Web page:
Mayor Nutter Announces New Educational Investments and Collaboration with Drexel
July 18, 2012
Mayor Michael A. Nutter announced a new, more than $16.2 million investment over the next four years by the Middleton family for educational, workforce training, and professional development programming. John S. and Leigh Middleton selected eight targeted education efforts in which their investment will be distributed: the School District of Philadelphia, Philadelphia Academies, Inc., Philadelphia Youth Network and Drexel University through the United Way of Greater Philadelphia and Southern New Jersey.
“The Middleton family is making a game-changing investment in the future of the City of Philadelphia. This donation will build the educational infrastructure and create learning and workforce opportunities,” said Mayor Nutter. “Building a system of great schools and career-oriented programs, we ensure Philadelphia has a 21st century workforce, ready to compete in the global economy.”
John S. Middleton said, “In every great struggle, there comes a tipping point, that critical moment when an infusion of resources - people, effort and assets - is necessary to prevail. For the school district, we believe that tipping point is now. We are excited to invest in this ambitious project for the school district and workforce development sectors. We are looking forward to seeing the substantive positive impact it will have on Philadelphians in the future.”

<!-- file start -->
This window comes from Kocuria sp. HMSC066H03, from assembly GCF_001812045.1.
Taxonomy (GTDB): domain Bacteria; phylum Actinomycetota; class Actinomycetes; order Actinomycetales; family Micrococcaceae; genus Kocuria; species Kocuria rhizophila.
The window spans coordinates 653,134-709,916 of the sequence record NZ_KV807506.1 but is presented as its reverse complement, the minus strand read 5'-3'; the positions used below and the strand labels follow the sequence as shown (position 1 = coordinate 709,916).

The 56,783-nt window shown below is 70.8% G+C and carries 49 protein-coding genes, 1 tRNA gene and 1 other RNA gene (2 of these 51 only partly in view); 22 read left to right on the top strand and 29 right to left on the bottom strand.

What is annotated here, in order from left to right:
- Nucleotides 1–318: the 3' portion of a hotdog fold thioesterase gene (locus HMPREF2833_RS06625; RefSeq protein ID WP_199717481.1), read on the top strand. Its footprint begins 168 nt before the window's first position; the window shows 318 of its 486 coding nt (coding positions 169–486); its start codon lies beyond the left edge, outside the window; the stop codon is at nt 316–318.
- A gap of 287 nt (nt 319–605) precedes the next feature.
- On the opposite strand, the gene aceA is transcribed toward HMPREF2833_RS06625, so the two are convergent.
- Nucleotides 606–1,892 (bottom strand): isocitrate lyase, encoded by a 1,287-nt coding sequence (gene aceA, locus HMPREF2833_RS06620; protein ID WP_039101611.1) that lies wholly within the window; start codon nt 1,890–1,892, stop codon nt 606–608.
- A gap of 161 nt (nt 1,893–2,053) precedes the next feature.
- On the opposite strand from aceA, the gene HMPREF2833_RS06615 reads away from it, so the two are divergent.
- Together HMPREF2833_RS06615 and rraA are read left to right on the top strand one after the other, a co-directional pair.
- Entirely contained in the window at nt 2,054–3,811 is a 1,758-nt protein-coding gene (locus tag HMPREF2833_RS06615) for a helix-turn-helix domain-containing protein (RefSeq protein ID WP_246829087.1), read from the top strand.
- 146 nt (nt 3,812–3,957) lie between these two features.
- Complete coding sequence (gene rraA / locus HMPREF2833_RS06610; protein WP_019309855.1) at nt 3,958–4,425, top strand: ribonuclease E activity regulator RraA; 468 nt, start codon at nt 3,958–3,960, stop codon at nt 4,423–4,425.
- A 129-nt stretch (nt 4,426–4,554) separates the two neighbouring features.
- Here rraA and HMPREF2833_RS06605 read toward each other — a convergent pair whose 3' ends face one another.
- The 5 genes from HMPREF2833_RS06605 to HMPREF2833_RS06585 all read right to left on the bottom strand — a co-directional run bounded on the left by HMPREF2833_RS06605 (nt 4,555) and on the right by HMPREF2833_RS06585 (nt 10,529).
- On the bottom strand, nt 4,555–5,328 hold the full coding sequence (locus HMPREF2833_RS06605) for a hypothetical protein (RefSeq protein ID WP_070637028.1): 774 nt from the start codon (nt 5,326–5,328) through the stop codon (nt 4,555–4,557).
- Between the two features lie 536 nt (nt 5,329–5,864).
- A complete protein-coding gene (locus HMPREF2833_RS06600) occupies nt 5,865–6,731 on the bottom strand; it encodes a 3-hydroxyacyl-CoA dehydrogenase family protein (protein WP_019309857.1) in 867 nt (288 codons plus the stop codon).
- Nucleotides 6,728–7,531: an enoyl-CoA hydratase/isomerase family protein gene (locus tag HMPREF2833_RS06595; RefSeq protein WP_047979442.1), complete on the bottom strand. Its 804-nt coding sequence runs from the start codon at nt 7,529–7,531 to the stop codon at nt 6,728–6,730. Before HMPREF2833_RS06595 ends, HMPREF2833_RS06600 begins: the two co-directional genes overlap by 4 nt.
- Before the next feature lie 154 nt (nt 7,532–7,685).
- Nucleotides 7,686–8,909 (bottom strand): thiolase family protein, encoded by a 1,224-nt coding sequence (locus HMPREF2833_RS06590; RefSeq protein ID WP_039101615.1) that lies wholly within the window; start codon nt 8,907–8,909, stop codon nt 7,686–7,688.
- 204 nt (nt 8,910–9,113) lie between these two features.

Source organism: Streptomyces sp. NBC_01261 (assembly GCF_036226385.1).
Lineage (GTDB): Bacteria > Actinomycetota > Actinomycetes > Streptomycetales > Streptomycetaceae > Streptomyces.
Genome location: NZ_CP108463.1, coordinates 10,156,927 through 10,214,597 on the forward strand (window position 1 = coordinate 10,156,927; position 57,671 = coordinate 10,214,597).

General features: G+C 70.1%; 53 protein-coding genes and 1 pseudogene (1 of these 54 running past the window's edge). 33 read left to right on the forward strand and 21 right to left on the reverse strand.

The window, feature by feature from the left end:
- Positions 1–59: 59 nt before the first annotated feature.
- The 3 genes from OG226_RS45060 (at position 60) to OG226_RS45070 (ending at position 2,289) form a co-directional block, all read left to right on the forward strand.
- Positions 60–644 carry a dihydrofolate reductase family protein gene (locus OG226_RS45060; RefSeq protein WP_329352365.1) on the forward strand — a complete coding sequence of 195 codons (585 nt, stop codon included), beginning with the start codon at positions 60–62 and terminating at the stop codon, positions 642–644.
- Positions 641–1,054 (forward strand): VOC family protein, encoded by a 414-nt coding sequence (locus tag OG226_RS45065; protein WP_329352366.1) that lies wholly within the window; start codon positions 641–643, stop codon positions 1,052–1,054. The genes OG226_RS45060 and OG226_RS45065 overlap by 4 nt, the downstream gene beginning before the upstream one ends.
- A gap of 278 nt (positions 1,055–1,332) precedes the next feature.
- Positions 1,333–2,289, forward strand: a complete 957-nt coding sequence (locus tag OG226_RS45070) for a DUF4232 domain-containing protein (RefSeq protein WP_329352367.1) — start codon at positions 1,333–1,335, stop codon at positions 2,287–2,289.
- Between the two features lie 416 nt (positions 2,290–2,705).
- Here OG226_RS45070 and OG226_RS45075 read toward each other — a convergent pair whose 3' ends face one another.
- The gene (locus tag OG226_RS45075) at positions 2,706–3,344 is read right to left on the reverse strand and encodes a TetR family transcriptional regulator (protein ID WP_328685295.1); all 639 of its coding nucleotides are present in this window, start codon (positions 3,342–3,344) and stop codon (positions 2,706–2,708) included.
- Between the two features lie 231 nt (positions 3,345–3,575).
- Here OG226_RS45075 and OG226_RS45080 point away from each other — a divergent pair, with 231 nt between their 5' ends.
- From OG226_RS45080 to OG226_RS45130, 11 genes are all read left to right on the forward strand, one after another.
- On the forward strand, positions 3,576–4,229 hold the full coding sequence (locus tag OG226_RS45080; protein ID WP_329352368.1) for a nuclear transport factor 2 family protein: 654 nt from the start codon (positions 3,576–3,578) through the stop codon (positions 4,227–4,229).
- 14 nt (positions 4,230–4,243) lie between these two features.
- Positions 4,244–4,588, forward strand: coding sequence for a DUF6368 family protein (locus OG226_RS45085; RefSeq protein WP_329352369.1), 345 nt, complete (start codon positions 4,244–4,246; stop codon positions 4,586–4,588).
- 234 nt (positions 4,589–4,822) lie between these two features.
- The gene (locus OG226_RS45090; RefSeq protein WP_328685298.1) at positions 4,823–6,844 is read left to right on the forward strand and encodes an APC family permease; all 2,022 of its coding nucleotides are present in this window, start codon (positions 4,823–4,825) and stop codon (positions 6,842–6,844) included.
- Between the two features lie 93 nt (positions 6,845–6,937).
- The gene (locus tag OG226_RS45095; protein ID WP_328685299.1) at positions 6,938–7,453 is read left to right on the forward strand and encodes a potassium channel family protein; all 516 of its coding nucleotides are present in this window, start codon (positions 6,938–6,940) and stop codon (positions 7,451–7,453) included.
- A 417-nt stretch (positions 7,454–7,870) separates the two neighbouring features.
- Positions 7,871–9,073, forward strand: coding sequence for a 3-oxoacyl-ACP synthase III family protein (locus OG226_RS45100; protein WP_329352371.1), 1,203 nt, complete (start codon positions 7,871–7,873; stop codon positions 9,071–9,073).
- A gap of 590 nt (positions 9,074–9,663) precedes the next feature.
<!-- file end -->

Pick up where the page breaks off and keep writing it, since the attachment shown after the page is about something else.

Drexel University will receive two grants on behalf of the Digital On-Ramps collaborative, which seeks to use online and other data sharing technology to allow more individuals to engage in life-long learning opportunities.
Part of the funding will be provided for the development and launch of ‘Leadership for Change’ coordinated through Drexel’s Center for Strategic Leadership in the LeBow College of Business, which will offer coaching and development for leadership fellows.
The United Way of Greater Philadelphia and Southern New Jersey will oversee four grants to benefit the Career and Technical Education (CTE) program on behalf of the School District of Philadelphia.
Philadelphia Academies, Inc. will receive one grant to fund the Career Academy Expansion for curriculum, professional and digital technology development to support 5,000 students in 16 new career academies to be housed in four target schools. The programming will emphasize digital literacy and the acquisition of 21st century workforce skills by students.
Philadelphia Youth Network will receive one grant to support the Council for College and Career Success’ plan to replicate effective career-linked education for 5,000 workforce development providers. As part of the funding, a third party will be secured to conduct evaluations measuring the effectiveness of the city’s youth workforce programs and digitally-based skill assessment tools.
For more information on the announcement, contact Mark McDonald, press secretary, Mayor’s Office of Communications, City of Philadelphia, at 215-686-6210.